Voices from a day on Rest

By collective voices

In 2021, SOTA organised a day on Rest. Here are some reactions and reflections people joining this event from and at different places. Read more about the event in the introduction to this chapter on page

  1. Sometimes, the thing is that there is almost no work for people like me who can work only 10 hours a week. It’s very hard to find and mostly unpaid. Being chronically ill is a job and you get very little respect. I got sick at 24, people call me lazy. But rest is the future. I think it’s so important to talk about this and experiment. It’s taboo for most people. You have to be energetic at work, in sports, in your different roles…
    I still lie about rest, even after 20 years ill. If i leave a party, i say “i have to get up early” or something. I have the feeling that only other sick people understand me.

  2. I realised already something about my structural vision on weekends: Weekends are time zones to work more because other people work less. You’re less distracted by mail, have less online meetings, more time to concentrate on your own work. As an independent worker, I never understood the notion of ‘weekend work’, unless it was as quality time :-) Do I have a problem? I guess it’s a privilege: the privilege of having no children. But is this really a privilege? It’s something to reflect more upon. Is reflecting on work working? Is working on changing your working habits work?

  3. very neutral walls, colours, floors – the rooms very clean and white and silent – NO CLUTTER and no distraction > helps to rest! the less confusion the more I can relax and the situation is restful. There was no time when the rest-exercise would end – this takes a lot of stress away.
    I think when I am too tired, I cannot rest. Then, first, I have to sleep to get rid of exhaustion, only then resting (deep resting) is possible.
    To be unavailable creates the conditions to rest – but this mandate has to be given > either by an exercise or by someone or by myself. There needs to be a mandate because often we think we are required to be available. Maybe we are?
    Resting takes time. Often, I only allow myself to rest when other things have been finished. However, I think I might be able to finish other things much faster when I am rested > I should maybe rest first, or in the middle instead of at the end of my day or energy. Resting is considered lazy and therefore not highly esteemed. In our fast and furious society, we tend to count and measure. Joy, playfulness, relaxedness is hard to measure and therefore does not get much value?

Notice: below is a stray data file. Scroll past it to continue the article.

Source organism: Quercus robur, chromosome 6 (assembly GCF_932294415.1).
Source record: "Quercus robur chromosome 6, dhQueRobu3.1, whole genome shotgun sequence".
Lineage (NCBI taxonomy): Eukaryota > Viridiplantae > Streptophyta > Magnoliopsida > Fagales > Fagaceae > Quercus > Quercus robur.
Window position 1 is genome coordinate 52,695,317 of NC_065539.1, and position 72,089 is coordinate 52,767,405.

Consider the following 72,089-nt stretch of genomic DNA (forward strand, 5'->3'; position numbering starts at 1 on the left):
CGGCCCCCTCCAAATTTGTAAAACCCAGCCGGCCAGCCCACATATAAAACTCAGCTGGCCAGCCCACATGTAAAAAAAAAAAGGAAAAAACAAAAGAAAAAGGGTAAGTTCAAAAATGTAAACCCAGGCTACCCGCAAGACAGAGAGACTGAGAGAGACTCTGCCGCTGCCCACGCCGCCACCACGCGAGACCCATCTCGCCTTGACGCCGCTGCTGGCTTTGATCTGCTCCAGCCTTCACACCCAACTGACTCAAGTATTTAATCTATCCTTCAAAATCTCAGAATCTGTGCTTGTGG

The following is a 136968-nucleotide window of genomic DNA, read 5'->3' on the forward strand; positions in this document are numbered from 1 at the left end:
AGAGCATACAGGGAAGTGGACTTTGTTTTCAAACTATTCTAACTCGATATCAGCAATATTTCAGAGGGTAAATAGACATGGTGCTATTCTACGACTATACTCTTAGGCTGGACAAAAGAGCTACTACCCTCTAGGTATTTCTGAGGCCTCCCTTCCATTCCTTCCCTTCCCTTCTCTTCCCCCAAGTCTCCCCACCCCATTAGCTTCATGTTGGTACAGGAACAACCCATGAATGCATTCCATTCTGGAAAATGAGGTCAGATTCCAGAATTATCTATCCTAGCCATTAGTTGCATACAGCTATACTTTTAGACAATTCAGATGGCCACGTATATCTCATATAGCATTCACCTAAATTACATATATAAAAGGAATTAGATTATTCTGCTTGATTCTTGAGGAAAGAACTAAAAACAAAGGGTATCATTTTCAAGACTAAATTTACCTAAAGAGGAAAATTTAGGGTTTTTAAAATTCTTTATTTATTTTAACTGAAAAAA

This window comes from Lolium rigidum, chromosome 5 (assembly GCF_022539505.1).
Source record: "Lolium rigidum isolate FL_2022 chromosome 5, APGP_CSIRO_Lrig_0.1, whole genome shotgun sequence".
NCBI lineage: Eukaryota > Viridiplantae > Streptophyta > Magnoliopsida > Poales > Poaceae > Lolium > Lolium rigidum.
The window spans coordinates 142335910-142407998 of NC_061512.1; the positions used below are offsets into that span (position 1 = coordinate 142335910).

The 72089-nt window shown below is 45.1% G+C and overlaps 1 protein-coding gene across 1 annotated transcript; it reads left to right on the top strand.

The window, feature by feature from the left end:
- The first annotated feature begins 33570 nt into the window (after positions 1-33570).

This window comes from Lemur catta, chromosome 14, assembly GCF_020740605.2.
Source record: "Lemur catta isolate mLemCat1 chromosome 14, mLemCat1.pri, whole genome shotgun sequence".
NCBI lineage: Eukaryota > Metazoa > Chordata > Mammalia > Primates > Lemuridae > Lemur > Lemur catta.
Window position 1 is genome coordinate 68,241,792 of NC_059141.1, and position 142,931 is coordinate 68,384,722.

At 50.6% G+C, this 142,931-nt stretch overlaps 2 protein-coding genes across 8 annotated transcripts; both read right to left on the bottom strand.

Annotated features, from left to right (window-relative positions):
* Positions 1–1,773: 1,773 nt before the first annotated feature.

a practice could be to be as strict as we try to be with payment with the notion of resting. Getting enough ‘holidays’, enough hours of sleep, playing, strolling or dolce far niente per day, per week, per year. Spiritually speaking, it is only in these moments when the intellect is forced a bit to the background that our minds can develop. Resting must be de-taboo-ed. Resting is desirable. In a way, our society has created a culture of being busy and being stressed. For a while, I had the impression that if you did not say I am busy and I have a lot of work, it meant that you are not successful or doing well. Did we forget how to not be busy? Doing nothing is confronting. Being bored is confronting. Waiting is confronting. So, we keep ourselves busy, so that we dont have to be confronted.

  4. A fragmented mind doesn’t allow for rest. Ambition and Perfectionism = enemy of rest? When will anything be good enough? Can a product-oriented, market-driven art ecology allow for restful work? How can we put restful work into practice?
    Coming back to the Nap Ministry: Maybe rest in our society will always be some form of resistance. Rest as an activist statement.

  5. I am not ready for all this resting. It was good to reflect on resting and I am even more aware how difficult it is to find rest and how big my need for rest is. What makes it so difficult to rest? As someone has written above, we live in a culture of being busy: there’s a lot of pressure to chase experiences and things to feel happy. On the other hand, it runs in the family. My mother comes from a family of farmers, and resting equals being lazy. You can only rest when all the work is done, but the work is never done.

  6. Great idea that rest should be incorporated into contracts, orders, etc. But should how it was used be reported? That would create rest stress. Competition between people would eat out the rest 10% (possible legislative quota of rest) unless it is in the legislation. The wellbeing of people is fundamental for sustainable development of the world. Lack of rest causes overconsumption, sickness, inequality, etc. Now that the world is going to warm by 3 degrees C with unpredictable changes, it is the last time to stop, be quiet and have a rest. Resting is individual. Capability to rest in given surroundings and features is individual. Resting should promote and propose things to test in resting performance – allowing adjustments, discarding, adopting, such as a weighted blanket. The world slows down when individuals slow down, starting with one person. Resting experience made me think that I can be one of them. Rest was great.

  7. An eventful day of resting-as-non-performance. Planned on a Saturday. First questions: why not a weekday? How/why does rest oppose work? I’ve grown less restless. Two reasons:
    coming of age! The more you see what you (can (not)) do, the easier it is to (not try to) do it. Coming of age is not a matter of age (although: what’s the demographic here?).
    having other priorities. There is no reason an artist cannot cop out while a banker would. Such priorities might include family/friends (beyond your art bubbles!). Being a parent. Or hobbies? 🤓 grow a garden. Or a body. Or some multilingualism.